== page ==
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Americans' spending/saving plans suggest cautious optimism

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Americans' spending/saving plans suggest cautious optimism

Millennials most likely to anticipate increases to saving/investing and disposable income in coming months.

As the year comes to a close, Americans plan to become more relaxed in their spending habits, as intentions to decrease key types of spending continue to decline in comparison to a year ago.

According to a new Harris Poll, plans to purchase big ticket items remain largely consistent and fewer Americans are making small ticket spending/savings efforts than have in the past several years. However, this appears to point at least in part towards stabilizing attitudes rather than pure optimism, as intentions to save or invest more money as well as the expectation to have more money to spend the way they want have also decreased since this time last year.

"Just under half (48%) anticipate saving or investing more money in the next six months, down 10 points from this time last year." 

To spend or to save, that is the question

Just under half (48%) anticipate saving or investing more money in the next six months, down 10 points from this time last year (48% in December 2013), and only 32% expect to have more money to spend the way they want, also down from last year (38%).

  • Millennials are more likely than any other generation to anticipate saving or investing more money in the next six months (63% vs. 47% Gen X'ers, 39% Baby Boomers, and 33% Matures) and having more money to spend the way they want (43% vs. 30% Gen X'ers, 28% Baby Boomers, and 20% Matures).
  • Those with children in the household are more likely than those without to expect to save or invest more money in the next six months (55% vs. 45%, respectively).

While still over half of Americans (52%) expect to decrease spending on eating out at restaurants, this is down 4 points from June of this year (56%) and 3 points from December 2013 (55%). Similarly, half of Americans (50%) anticipate that they'll reduce spending on entertainment in the next six months, down 3 points from June (53%) and 2 points from December (52%).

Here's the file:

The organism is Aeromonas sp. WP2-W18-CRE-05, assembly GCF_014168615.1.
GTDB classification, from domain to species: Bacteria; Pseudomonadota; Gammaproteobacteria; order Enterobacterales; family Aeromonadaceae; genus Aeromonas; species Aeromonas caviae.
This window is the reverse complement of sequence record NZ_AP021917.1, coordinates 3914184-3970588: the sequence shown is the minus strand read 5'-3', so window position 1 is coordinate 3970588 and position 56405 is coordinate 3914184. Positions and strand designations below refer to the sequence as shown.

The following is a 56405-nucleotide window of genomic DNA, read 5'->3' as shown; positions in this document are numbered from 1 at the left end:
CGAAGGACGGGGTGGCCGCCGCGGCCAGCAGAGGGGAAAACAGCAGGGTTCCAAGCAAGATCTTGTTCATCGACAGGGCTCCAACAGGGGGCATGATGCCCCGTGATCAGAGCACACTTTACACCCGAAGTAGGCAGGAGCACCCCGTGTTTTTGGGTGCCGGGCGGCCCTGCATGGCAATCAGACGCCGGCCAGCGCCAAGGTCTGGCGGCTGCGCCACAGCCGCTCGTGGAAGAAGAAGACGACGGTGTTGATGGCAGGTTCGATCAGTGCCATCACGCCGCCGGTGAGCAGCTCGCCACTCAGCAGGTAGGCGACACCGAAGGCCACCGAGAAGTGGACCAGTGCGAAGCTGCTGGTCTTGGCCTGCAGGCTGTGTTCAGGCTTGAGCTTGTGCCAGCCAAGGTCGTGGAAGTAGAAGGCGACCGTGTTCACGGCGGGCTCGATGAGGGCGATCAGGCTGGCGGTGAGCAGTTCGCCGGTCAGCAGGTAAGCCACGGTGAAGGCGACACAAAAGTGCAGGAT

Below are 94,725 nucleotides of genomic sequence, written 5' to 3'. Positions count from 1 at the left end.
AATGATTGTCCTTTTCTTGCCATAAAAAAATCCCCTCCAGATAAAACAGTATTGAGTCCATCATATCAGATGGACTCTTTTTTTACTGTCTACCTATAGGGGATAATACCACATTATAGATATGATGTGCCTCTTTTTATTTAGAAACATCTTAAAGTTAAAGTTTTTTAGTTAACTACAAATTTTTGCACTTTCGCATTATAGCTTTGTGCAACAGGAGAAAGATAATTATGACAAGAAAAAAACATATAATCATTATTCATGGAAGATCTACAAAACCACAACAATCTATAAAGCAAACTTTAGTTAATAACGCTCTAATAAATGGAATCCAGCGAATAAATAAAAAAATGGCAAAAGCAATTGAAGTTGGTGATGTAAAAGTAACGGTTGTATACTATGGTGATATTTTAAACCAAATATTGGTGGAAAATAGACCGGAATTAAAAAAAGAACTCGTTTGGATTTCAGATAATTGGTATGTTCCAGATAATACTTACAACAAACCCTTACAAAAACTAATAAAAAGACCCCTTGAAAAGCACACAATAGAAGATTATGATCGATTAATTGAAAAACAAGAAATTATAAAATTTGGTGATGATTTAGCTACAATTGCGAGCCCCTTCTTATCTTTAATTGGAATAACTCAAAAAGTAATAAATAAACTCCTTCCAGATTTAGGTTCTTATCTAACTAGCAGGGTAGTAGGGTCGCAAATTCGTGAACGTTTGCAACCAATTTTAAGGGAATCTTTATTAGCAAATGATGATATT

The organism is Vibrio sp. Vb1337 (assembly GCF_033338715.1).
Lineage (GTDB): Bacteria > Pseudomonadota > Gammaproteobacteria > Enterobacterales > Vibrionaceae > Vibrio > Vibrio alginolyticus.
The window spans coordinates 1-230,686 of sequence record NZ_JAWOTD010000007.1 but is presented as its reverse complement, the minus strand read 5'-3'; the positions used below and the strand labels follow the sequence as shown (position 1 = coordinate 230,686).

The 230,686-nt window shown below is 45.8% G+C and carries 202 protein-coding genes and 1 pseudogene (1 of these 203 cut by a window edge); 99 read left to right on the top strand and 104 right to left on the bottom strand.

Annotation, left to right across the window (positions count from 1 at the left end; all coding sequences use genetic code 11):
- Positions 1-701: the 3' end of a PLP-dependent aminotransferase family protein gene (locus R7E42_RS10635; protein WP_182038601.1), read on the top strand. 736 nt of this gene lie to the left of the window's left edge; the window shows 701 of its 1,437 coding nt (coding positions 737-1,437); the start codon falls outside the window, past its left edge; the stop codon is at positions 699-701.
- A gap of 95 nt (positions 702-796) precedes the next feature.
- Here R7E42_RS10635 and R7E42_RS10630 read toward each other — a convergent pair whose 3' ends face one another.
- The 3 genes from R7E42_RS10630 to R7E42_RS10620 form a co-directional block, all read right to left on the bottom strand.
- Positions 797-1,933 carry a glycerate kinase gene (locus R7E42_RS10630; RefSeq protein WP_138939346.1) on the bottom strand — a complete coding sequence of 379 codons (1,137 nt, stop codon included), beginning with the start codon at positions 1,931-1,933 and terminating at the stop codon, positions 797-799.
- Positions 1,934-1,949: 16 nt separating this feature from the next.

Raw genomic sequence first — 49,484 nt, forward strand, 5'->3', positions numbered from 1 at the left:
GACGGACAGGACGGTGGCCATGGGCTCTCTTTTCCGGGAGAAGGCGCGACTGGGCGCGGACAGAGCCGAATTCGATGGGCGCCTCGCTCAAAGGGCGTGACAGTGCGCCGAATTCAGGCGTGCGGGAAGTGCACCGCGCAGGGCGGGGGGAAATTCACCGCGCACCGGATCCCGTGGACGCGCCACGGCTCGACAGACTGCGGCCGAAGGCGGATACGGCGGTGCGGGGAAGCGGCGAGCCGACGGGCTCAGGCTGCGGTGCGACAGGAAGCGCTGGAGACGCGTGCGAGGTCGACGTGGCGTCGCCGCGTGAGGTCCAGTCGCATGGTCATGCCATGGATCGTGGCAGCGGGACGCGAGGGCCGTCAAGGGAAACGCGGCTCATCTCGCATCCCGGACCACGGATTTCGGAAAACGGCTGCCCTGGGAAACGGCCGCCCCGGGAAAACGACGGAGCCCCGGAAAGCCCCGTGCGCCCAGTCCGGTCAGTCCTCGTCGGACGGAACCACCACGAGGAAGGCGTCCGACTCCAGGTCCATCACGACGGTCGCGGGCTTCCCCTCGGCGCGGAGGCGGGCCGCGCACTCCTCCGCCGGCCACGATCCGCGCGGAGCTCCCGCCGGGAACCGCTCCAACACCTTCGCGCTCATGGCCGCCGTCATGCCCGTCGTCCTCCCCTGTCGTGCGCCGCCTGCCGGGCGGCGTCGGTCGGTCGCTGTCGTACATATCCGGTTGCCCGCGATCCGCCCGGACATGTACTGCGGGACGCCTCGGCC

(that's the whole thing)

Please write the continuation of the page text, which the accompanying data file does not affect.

• Generational differences exist in future spending/savings intentions, with Matures less likely than all other generations to anticipate decreasing spending on eating out at restaurants in the next six months (38% vs. 57% Millennials, 53% Gen X'ers, and 52% Baby Boomers).
  • Additionally, those with children in the household are more likely than those without to decrease spending on eating out at restaurants (61% vs. 48%, respectively) and reduce spending on entertainment (56% vs. 48%, respectively).

It's the little things

Looking back on saving efforts in the past six months, the biggest thing Americans have focused on is purchasing more generic brands, with over half opting to do so (54%). This effort is showing a gradual decline though, down 2 points from June (56%) and 4 points from last year (58% December 2013). This habit is particularly popular among women compared to men (59% vs. 48%). In fact, most small tickets spending and savings efforts over the past six months have decreased in the past year. However, one third of Americans began brown bagging lunch instead of purchasing it (37%) and went to the hairdresser/barber/stylist less often (33%) to save money.

Looking across generations, some differences exist among these top three thrifty habits:

  • Matures are the least likely to have cut down on trips to the hairdresser/barber/stylist (23% vs. 36% Millennials, 36% Gen X'ers, and 31% Baby Boomers).
  • Matures are also the least likely to have switched to brown bagging lunch instead of purchasing it (10% vs. 43% Millennials, 46% Gen X'ers, and 33% Baby Boomers).

Interestingly, those with children in the household are more likely than those without to have upped their brown-bagging efforts as well (48% vs. 32%, respectively).

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